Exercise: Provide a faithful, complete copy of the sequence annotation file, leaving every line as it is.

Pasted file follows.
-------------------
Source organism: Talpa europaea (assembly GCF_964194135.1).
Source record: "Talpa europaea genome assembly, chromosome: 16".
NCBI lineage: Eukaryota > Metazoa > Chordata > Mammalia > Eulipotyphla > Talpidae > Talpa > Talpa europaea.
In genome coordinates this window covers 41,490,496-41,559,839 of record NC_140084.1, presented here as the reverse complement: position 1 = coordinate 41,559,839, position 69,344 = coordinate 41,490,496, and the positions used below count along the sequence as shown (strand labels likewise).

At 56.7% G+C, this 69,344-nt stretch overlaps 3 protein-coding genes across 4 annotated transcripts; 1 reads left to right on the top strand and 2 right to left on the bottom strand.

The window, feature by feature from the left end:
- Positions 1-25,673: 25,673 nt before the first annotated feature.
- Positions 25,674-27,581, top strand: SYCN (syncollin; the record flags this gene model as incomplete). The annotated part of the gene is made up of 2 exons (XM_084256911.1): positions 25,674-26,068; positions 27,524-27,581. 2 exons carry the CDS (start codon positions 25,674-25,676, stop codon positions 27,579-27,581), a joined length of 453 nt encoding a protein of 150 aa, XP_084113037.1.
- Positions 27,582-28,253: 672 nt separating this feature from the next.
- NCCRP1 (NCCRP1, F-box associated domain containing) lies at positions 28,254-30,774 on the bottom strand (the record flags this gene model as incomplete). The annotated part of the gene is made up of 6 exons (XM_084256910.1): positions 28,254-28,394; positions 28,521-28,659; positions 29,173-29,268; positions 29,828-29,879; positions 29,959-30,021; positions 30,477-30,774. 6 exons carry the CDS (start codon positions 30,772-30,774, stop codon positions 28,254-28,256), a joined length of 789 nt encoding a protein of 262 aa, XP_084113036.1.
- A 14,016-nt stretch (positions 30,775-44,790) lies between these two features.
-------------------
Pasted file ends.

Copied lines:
Source organism: Talpa europaea (assembly GCF_964194135.1).
Source record: "Talpa europaea genome assembly, chromosome: 16".
NCBI lineage: Eukaryota > Metazoa > Chordata > Mammalia > Eulipotyphla > Talpidae > Talpa > Talpa europaea.
In genome coordinates this window covers 41,490,496-41,559,839 of record NC_140084.1, presented here as the reverse complement: position 1 = coordinate 41,559,839, position 69,344 = coordinate 41,490,496, and the positions used below count along the sequence as shown (strand labels likewise).

At 56.7% G+C, this 69,344-nt stretch overlaps 3 protein-coding genes across 4 annotated transcripts; 1 reads left to right on the top strand and 2 right to left on the bottom strand.

The window, feature by feature from the left end:
- Positions 1-25,673: 25,673 nt before the first annotated feature.
- Positions 25,674-27,581, top strand: SYCN (syncollin; the record flags this gene model as incomplete). The annotated part of the gene is made up of 2 exons (XM_084256911.1): positions 25,674-26,068; positions 27,524-27,581. 2 exons carry the CDS (start codon positions 25,674-25,676, stop codon positions 27,579-27,581), a joined length of 453 nt encoding a protein of 150 aa, XP_084113037.1.
- Positions 27,582-28,253: 672 nt separating this feature from the next.
- NCCRP1 (NCCRP1, F-box associated domain containing) lies at positions 28,254-30,774 on the bottom strand (the record flags this gene model as incomplete). The annotated part of the gene is made up of 6 exons (XM_084256910.1): positions 28,254-28,394; positions 28,521-28,659; positions 29,173-29,268; positions 29,828-29,879; positions 29,959-30,021; positions 30,477-30,774. 6 exons carry the CDS (start codon positions 30,772-30,774, stop codon positions 28,254-28,256), a joined length of 789 nt encoding a protein of 262 aa, XP_084113036.1.
- A 14,016-nt stretch (positions 30,775-44,790) lies between these two features.